10. Rednecks think Sharia Law is a Black woman who doesn't want her Man to stay out late at night partying.

    Posted by: Gay American | Jul 7, 2011 10:34:16 AM

  11. The incitements to discrimination against Muslim-Americans are worse than mere hysterical looniness. Where observance of all aspects of Sharia law were to be made illegal, for example, it is conceivable that anti-Muslim bigots would shutter a Muslim grocery store because the owners had observed Sharia-compliant procedures in selecting which food items to sell. Then too, some observant Muslims follow Sharia-compliant banking and investment practices. There is no harm to anybody else in their doing so. But, these zealots in seeking to ban Sharia law, period, would make it illegal for a Muslim-American to make Sharia-compliant investments. Where bigotry had an especially vicious hold, a Muslim-American could conceivably be thrown in jail for having followed Sharia in deciding where to invest or save his money. While there is no chance of Sharia becoming the law of the land, there is a chance that the laws of certain states could be used to inflict unjustifiable harm on our Muslim fellow citizens.

    Posted by: Scott Rose | Jul 7, 2011 10:34:42 AM

  12. As commenters have noted, the talibangelists want their own dominion over US civil life. Excluding sharia is an empty gesture perhaps meant to distract from their plan to impose their own system.

    Meanwhile, do we see Republican party discipline continuing to disintegrate?

    Posted by: Russell | Jul 7, 2011 10:35:33 AM

  13. Meanwhile Obama plans to gut Social Security and Medicare.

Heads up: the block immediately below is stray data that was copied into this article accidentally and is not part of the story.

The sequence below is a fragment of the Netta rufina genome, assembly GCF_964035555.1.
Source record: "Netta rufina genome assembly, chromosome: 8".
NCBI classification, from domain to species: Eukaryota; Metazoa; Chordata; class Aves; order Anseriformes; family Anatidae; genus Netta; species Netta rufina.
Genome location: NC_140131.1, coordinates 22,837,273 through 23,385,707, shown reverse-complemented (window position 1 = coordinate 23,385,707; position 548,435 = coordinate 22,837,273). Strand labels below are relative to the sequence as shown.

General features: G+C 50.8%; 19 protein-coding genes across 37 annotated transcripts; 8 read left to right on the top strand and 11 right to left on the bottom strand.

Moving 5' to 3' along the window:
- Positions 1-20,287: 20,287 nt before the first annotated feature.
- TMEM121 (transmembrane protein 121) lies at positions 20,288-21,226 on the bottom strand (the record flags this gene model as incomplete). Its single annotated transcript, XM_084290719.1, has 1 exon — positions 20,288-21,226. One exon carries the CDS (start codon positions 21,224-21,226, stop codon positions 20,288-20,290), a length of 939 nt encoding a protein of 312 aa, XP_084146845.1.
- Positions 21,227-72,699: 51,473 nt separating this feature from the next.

Can we ahve a SECOND political party please?

    Or is that too much to ask for?

    Posted by: David Ehrenstein | Jul 7, 2011 10:41:23 AM

  14. This has been said by a few commenters already but bares repeating. He is too stupid to realize that he's advocating his own brand of Sharia law.

    Posted by: Curt | Jul 7, 2011 10:45:52 AM

  15. For what it's worth, while the bigotry and homophobia is awful, I always feel sliiightly better with anti-marriage equality wingnuts who also attack issues such as infidelity and divorce, which has done more harm to so-called traditional marriage than anything.

    Posted by: Guest | Jul 7, 2011 10:55:13 AM

  16. The Sharia law issue is based on Canadian and English precedent regarding some issues of divorce, mediation and lending. For Muslim women in Canada and England, the presumption that their divorce should be handled through Sharia-inspired mediation rather than regular divorce courts has meant that 3rd world injustice has followed them west. However, conservatives in the US have exaggerated the problem out of all proportion here based on the notion that liberal courts here will apply international precedent to US law, which doesn't happen too often.

    Posted by: anon | Jul 7, 2011 11:05:48 AM